Creating An Alternative Holiday
My grandkids are very fond of a book series called Redwall, in which heroic mice protect their land from various threats while eating an enormous amount of delicious food. As the characters are all mostly rather small critters, their food is entirely ovo-lacto vegetarian (and very heavy on the whipped cream). While they’re still steeped in the lore of the series, we decided to turn thanksgiving into a Redwall Feast. The kids have a Redwall cookbook and spent a long time going over the various recipes and voting for their favorites. After much debate, they settled on a bean and vegetable soup, a potato casserole, spiced cider and mint tea, and 16 desserts.
They also made simple costumes, including mouse ears for everyone, and face paint. A cardboard tube became a shining silver sword (thanks to plenty of duct tape) for Martin and finger knitting provided the special Gull Whacker used by Mariel, both heroic warrior mice featured in many stories. We even found some special Redwall music and songs, jaunty English neo-folksongs that made an appropriate soundtrack for the feast. We managed to hone the mighty dessert list down to a fabulous few, including Cherry Pudding and Banana Oatmeal Cake with (of course) whipped cream. My grandson carefully made a batch of his special not-too-sweet whipped cream with mascarpone which made the feast special indeed. (Recipe below if you want to give it a try.)
Thankfulness and Gratitude
Though we haven’t celebrated thanksgiving traditionally for quite a while, we do make it a day of gratitude as well as atonement. Over the years, so many voices have raised prickly points about the appropriateness of creating a national holiday around the displacement and genocide of indigenous people by white colonizers that it’s impossible to carry on in the same way. One way we can atone is by starting our gatherings with a land acknowledgement, stating (in our case) that the land we are living on is the ancestral home of the Suquamish people. This helps both adults and children realize that Island history, like national history (and ok, really ALL history) is complicated and often uncomfortable. That said, something I’m very grateful for are the lessons in deep hospitality and loving kindness demonstrated by the Suquamish Tribe, Bainbridge Island’s nearest neighbors.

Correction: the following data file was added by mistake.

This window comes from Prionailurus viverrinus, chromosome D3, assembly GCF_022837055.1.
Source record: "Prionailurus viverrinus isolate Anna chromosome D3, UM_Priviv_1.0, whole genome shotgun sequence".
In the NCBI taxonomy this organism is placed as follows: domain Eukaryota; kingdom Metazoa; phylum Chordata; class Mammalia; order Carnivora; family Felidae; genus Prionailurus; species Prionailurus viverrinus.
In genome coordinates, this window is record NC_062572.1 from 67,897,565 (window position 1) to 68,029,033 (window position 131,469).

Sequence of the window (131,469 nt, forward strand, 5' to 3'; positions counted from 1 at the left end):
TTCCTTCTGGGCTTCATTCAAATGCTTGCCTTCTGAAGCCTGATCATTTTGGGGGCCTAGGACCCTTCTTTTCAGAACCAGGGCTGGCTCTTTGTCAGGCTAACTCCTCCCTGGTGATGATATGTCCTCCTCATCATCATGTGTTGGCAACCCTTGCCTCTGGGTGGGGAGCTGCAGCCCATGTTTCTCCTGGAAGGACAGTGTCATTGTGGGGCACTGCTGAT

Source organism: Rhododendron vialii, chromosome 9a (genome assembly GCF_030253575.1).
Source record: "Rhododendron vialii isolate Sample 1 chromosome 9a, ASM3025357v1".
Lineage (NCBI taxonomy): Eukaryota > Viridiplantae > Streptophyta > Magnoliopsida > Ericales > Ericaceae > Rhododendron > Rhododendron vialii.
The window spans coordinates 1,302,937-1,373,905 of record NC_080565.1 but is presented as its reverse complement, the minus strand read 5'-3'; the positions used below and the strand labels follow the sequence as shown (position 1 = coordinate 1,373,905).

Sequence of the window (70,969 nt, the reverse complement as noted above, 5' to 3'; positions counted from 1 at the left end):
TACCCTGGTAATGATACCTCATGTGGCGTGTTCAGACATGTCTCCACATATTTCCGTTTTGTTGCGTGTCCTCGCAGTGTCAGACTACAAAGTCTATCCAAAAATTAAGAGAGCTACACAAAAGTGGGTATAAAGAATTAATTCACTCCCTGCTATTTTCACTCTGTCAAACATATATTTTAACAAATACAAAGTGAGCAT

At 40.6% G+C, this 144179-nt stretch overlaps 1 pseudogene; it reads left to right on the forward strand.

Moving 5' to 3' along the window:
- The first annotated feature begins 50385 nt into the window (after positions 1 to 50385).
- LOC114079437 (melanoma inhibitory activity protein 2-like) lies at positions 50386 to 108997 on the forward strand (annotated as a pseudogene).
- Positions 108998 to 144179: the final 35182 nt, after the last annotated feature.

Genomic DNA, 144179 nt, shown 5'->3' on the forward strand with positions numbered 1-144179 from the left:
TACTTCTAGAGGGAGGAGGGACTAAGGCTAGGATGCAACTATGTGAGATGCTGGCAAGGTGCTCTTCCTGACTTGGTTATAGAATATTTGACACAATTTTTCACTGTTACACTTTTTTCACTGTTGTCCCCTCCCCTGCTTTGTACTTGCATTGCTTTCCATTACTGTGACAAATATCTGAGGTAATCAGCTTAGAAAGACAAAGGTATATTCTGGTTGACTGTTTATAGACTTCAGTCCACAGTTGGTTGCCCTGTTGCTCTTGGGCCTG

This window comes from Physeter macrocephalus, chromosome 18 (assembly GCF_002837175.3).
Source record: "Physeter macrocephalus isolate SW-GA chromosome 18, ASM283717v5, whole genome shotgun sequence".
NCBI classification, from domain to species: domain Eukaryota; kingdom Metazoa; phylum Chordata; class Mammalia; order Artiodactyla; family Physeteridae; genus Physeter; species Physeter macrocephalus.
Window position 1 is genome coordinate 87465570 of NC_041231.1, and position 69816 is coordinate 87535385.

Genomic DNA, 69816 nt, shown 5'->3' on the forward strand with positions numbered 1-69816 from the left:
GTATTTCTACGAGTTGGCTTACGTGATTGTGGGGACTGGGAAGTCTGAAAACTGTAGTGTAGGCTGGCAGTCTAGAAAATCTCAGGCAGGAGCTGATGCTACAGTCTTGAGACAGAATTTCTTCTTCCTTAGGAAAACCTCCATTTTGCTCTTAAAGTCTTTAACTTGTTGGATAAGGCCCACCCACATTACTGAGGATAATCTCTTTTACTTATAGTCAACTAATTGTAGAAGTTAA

Sadly, Bainbridge Islanders have not always been particularly respectful or interested in building a positive relationship with the Tribe. In recent years, as a nearby town has made very serious missteps, gravely damaging their own Tribal relationship, many Islanders are realizing that it’s past time to work for better understanding ourselves. One thing that eases the process is the fact that generosity and hospitality are deep traditional values in the Suquamish culture. Given all that’s happened, long ago and into the present days, the Tribe is an amazingly generous neighbor, sharing knowledge and skills with students and visitors as well as donating significantly to many local nonprofits that feed the hungry and house the homeless.
Meeting Trouble With Integrity
Instead of reacting to thoughtless acts and insensitive comments with well deserved anger, Tribal elders demonstrate the kind of moral strength Dr. Martin Luther King lived into. They certainly feel the anger, but rather than responding in kind, strong Tribal traditions help shape thoughtful, reasoned responses that are both impressive and far more effective. Having just experienced a very difficult event that felt like a personal attack on a group of us who have been working very hard for years on a complex and difficult project, my own first response was shock, outrage and pure anger. It’s taken me a week to realize that the act wasn’t really personal for most participants, anyway, many of whom were as shocked as I was at the way things played out.
It’s very easy to take difficult situations personally and quite challenging to step back and use the time and space to do some breathing and some pondering. Both those tools create a change of perspective, letting me think more deeply about who and how I want to be, in myself, in the community and the world. As I cooled down over the next few days, I realized that if I truly believe all voices should be welcome at the discussion table, then I should work on responding thoughtfully rather than reacting in anger (as I admit I initially wanted to). So that’s what I’m doing, and it’s very clear that being thoughtful feels both emotionally and physically so much healthier than being furious. Onward, right?
Mighty Mice Make Great Whipped Cream
When any situation needs to be sweetened, a little cream and maple syrup can be soothing indeed. Here’s my grandson’s special recipe, give it a try and let me know what you think!
Whipped Cream With Mascarpone & Maple
2 cups heavy cream
4 ounces Mascarpone cheese
2-3 Tablespoons maple syrup
1-2 teaspoons vanilla extract
With an immersion blender or electric mixer, whip cream to soft peaks, then add mascarpone and whip to stiffer peaks. Add maple syrup and vanilla to taste and spoon liberally over any dessert you may have on hand. Serves at least one.
Granny Mouse loves her big ears
What a wonderful idea for celebrating. Love the mouse ears and the different food.
I shall have to look up the series for my grandniece (and me).
Pretty darn cute Ann! 🙂
I love whipped cream, will have to give your grandson’s recipe a “whirl!”
A lovely story about a lovely Day of Gratitude with your family!!
Great post even without the whip cream recipe (which I fully intend to try)! I love your perspective and framing. Breathing and pondering don’t get enough credit.
Love the photo! What a great granny mouse you are.
Thanks for the post.